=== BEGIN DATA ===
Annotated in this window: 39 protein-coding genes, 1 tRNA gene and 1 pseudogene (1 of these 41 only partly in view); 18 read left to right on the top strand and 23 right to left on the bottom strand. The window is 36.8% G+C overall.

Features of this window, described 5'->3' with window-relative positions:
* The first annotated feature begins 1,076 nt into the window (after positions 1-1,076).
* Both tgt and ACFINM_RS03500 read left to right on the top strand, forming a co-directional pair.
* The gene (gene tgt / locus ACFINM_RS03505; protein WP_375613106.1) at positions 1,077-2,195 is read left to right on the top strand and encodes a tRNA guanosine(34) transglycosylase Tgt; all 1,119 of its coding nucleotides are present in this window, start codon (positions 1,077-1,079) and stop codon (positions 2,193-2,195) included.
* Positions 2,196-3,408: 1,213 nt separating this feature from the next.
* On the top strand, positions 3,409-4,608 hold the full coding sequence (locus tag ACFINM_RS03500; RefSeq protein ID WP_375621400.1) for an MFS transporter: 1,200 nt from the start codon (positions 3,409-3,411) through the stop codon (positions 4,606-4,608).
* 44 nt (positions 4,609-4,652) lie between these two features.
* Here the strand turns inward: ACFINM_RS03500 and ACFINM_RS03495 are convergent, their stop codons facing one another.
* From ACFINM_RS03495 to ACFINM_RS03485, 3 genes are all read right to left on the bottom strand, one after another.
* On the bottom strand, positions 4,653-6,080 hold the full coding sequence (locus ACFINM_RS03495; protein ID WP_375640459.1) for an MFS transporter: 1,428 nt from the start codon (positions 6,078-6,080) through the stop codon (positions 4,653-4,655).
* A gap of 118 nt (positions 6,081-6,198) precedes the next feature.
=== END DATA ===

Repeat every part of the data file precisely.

Annotated in this window: 39 protein-coding genes, 1 tRNA gene and 1 pseudogene (1 of these 41 only partly in view); 18 read left to right on the top strand and 23 right to left on the bottom strand. The window is 36.8% G+C overall.

Features of this window, described 5'->3' with window-relative positions:
* The first annotated feature begins 1,076 nt into the window (after positions 1-1,076).
* Both tgt and ACFINM_RS03500 read left to right on the top strand, forming a co-directional pair.
* The gene (gene tgt / locus ACFINM_RS03505; protein WP_375613106.1) at positions 1,077-2,195 is read left to right on the top strand and encodes a tRNA guanosine(34) transglycosylase Tgt; all 1,119 of its coding nucleotides are present in this window, start codon (positions 1,077-1,079) and stop codon (positions 2,193-2,195) included.
* Positions 2,196-3,408: 1,213 nt separating this feature from the next.
* On the top strand, positions 3,409-4,608 hold the full coding sequence (locus tag ACFINM_RS03500; RefSeq protein ID WP_375621400.1) for an MFS transporter: 1,200 nt from the start codon (positions 3,409-3,411) through the stop codon (positions 4,606-4,608).
* 44 nt (positions 4,609-4,652) lie between these two features.
* Here the strand turns inward: ACFINM_RS03500 and ACFINM_RS03495 are convergent, their stop codons facing one another.
* From ACFINM_RS03495 to ACFINM_RS03485, 3 genes are all read right to left on the bottom strand, one after another.
* On the bottom strand, positions 4,653-6,080 hold the full coding sequence (locus ACFINM_RS03495; protein ID WP_375640459.1) for an MFS transporter: 1,428 nt from the start codon (positions 6,078-6,080) through the stop codon (positions 4,653-4,655).
* A gap of 118 nt (positions 6,081-6,198) precedes the next feature.